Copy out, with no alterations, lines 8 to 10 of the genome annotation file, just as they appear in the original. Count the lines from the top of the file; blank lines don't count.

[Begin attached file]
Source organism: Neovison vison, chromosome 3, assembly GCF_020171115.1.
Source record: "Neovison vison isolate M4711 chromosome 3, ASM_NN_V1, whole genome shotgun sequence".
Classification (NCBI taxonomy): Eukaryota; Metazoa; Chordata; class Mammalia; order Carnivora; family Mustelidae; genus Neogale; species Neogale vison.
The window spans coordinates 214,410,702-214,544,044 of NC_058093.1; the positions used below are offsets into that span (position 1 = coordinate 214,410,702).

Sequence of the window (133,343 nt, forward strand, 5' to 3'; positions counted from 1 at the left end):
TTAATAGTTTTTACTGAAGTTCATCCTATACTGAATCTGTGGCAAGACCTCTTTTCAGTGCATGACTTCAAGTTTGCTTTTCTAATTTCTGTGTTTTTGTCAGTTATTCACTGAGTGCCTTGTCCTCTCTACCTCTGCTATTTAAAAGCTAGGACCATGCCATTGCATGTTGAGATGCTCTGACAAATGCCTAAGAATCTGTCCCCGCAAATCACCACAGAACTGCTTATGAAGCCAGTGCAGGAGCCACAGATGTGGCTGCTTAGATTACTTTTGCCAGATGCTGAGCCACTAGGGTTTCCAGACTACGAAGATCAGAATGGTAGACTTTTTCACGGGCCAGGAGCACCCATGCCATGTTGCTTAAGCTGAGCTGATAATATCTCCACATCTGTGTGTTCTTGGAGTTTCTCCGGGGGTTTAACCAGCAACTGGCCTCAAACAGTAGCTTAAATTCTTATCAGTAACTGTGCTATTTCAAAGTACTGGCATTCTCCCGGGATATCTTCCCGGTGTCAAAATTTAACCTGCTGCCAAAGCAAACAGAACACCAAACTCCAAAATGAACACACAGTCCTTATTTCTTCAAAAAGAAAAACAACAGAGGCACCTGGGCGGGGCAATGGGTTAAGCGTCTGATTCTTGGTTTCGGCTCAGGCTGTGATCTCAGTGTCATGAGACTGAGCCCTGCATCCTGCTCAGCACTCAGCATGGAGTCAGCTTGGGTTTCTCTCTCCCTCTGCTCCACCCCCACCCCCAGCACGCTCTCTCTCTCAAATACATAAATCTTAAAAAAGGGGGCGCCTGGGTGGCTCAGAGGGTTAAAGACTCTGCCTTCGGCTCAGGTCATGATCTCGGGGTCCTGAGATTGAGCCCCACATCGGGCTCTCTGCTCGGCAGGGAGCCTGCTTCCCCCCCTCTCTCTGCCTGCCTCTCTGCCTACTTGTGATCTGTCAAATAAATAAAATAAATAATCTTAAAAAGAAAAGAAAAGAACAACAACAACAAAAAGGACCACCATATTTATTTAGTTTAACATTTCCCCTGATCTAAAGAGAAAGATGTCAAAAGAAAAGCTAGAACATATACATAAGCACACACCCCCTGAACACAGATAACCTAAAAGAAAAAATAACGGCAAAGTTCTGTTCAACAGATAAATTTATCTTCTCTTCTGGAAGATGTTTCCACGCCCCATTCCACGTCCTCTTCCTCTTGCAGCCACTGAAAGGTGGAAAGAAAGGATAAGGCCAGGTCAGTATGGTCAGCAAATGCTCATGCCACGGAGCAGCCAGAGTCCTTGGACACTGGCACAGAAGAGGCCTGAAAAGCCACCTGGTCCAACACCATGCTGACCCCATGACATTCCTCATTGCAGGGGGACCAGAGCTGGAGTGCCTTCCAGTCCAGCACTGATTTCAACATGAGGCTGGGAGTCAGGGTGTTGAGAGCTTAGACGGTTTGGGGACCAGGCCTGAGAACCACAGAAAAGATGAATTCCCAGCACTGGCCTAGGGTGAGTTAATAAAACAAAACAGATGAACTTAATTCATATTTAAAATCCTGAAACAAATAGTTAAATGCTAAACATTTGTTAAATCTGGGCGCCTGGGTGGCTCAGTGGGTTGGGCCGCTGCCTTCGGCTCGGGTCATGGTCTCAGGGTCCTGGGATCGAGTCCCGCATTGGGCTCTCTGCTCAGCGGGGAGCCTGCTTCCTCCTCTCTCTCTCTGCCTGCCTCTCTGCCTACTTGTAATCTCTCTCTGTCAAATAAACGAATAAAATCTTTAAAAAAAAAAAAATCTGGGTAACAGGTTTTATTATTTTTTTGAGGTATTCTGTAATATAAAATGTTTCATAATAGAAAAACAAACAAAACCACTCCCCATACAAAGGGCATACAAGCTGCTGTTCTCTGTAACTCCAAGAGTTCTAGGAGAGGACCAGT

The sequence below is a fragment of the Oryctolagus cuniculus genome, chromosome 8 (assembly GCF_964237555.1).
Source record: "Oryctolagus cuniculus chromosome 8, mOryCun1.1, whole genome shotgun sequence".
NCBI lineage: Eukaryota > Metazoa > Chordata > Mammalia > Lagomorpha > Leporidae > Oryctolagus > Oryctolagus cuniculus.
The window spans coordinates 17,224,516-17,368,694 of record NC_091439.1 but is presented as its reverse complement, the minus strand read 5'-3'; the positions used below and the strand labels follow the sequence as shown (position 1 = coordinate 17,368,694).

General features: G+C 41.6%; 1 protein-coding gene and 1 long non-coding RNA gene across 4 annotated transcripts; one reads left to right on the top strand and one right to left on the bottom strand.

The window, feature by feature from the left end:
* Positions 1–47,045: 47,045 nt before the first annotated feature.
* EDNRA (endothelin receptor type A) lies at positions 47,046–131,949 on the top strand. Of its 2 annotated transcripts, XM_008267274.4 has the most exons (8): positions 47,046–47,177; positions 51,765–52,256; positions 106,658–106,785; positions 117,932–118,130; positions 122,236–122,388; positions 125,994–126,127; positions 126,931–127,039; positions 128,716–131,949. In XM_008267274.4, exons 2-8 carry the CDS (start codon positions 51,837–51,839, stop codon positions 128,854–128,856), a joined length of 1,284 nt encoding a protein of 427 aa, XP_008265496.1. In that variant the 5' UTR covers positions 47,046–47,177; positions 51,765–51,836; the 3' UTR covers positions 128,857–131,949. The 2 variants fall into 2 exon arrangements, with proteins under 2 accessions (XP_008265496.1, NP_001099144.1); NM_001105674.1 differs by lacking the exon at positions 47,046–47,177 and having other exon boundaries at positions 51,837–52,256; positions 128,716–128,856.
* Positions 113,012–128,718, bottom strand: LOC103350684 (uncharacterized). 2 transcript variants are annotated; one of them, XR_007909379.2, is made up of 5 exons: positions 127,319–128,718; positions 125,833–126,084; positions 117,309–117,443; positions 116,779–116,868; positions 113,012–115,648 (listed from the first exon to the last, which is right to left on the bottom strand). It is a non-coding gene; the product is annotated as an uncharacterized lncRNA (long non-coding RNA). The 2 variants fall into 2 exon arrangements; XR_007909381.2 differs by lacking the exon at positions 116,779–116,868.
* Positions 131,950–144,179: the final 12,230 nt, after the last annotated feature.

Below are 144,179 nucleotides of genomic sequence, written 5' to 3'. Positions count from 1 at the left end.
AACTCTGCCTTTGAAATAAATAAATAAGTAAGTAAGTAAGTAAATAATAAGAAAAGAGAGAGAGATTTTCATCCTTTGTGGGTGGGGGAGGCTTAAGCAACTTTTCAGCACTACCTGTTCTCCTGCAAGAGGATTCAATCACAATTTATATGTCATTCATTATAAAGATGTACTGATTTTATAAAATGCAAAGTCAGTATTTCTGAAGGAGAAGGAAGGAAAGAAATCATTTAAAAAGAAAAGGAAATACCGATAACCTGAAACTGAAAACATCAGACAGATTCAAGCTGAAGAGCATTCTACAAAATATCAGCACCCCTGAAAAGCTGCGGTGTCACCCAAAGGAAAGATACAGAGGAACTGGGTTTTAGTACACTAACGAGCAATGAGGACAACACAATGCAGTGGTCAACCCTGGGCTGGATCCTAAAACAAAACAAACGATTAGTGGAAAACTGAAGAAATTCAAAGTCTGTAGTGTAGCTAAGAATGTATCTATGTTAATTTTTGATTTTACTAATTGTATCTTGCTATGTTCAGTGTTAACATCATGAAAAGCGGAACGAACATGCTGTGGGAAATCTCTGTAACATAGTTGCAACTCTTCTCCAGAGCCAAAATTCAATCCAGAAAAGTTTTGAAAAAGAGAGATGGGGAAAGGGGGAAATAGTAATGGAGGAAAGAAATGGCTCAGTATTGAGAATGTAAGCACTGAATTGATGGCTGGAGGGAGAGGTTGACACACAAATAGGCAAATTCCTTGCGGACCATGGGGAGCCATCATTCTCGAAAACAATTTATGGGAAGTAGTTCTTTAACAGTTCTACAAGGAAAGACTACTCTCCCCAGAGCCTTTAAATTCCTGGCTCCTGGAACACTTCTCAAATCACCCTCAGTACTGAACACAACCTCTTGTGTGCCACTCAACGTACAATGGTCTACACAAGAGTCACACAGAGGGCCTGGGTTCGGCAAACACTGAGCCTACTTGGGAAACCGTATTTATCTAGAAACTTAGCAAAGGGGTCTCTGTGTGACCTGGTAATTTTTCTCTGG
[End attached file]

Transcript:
Source record: "Oryctolagus cuniculus chromosome 8, mOryCun1.1, whole genome shotgun sequence".
NCBI lineage: Eukaryota > Metazoa > Chordata > Mammalia > Lagomorpha > Leporidae > Oryctolagus > Oryctolagus cuniculus.
The window spans coordinates 17,224,516-17,368,694 of record NC_091439.1 but is presented as its reverse complement, the minus strand read 5'-3'; the positions used below and the strand labels follow the sequence as shown (position 1 = coordinate 17,368,694).